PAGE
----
A mysterious stranger rides into the town of Lordsburg much to the consternation of its residents. Things are made more intriguing when it transpires that he is legendary assassin-for-hire John Gant, and therefore one of Lordsburg's inhabitants must be on his hitlist – but who? It seems that there is more than one candidate and as the tension mounts the citizen’s secrets are revealed.
War hero-turned-actor Audie Murphy made a name for himself primarily in a series of run-of-the-mill westerns as a contract player for Universal. Whilst most of these were formulaic films, No Name On the Bullet is one of the better examples, a tense psychological western examining the effect that the arrival of one man has on the inhabitants of a small town.
Never known as one of the greatest actors, Murphy’s portrayal of Gant is probably his best performance. He doesn’t actually do a lot, but his understated menacing presence hangs like a shroud over the entire film. Indeed, it is his passive inactivity that prompts the other characters into action. It also helps that he is surrounded by some strong character actors such as Charles Drake in the role of Doctor Luke Canfield. The most interesting character, he is thoughtful, moral and the one man who strikes up a kind of rapport with Gant playing chess with him, an apt game which echoes the actions of the townsfolk. The rest of the cast contain many of the expected western characters; gamblers, the sheriff, corrupt businessmen and women of dubious morals. But they are all fully rounded in a film that, for the most part, avoids many of the western clichés.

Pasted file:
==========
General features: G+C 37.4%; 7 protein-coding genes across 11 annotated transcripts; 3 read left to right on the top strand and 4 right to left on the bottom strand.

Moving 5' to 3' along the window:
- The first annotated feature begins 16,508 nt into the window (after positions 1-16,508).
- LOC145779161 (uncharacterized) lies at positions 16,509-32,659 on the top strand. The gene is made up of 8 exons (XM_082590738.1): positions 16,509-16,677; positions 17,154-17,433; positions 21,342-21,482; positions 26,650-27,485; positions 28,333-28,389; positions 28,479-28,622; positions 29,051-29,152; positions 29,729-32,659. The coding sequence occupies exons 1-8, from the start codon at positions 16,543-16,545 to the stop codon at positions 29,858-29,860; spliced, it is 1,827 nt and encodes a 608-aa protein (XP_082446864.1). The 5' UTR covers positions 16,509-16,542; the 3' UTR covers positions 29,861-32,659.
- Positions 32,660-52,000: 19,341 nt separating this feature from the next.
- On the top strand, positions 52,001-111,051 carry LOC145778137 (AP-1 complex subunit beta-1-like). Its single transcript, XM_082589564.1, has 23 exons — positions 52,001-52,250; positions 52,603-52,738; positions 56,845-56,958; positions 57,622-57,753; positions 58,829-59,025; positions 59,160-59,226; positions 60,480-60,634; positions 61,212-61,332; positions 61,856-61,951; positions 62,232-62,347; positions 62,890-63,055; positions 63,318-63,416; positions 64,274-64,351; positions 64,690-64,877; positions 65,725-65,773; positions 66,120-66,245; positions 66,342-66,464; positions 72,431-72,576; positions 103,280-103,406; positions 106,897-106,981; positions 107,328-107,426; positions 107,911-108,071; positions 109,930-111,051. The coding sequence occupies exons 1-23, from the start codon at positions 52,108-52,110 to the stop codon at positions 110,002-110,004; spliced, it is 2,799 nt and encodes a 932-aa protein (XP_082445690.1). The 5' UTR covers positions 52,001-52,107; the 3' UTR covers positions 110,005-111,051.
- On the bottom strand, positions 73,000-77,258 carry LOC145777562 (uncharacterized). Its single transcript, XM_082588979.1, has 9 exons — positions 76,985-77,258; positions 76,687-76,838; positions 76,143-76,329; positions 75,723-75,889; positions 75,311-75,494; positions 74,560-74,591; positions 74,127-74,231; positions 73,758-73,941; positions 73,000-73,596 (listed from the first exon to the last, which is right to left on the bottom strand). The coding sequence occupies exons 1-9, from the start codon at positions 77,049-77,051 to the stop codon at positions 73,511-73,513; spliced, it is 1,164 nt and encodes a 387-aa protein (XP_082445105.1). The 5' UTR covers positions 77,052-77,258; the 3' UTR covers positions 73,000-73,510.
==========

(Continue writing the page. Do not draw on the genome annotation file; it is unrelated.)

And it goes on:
Director Jack Arnold unobtrusively oversees proceedings, allowing the characters growing fears to increases the pressure. It is this sense of growing anxiety and mystery which keeps the viewer hooked. Things may come to a rather abrupt end, but the film is more concerned with the effect Gant’s presence has on the town than the task he has come to perform.
This is an entertaining and intelligent film that stands apart from the mass produced B picture westerns that Audie Murphy was best known for. Focusing on character rather than gunplay, No Name On the Bullet is an intriguing tale of how paranoia can destroy people and how the past never stays dead and buried.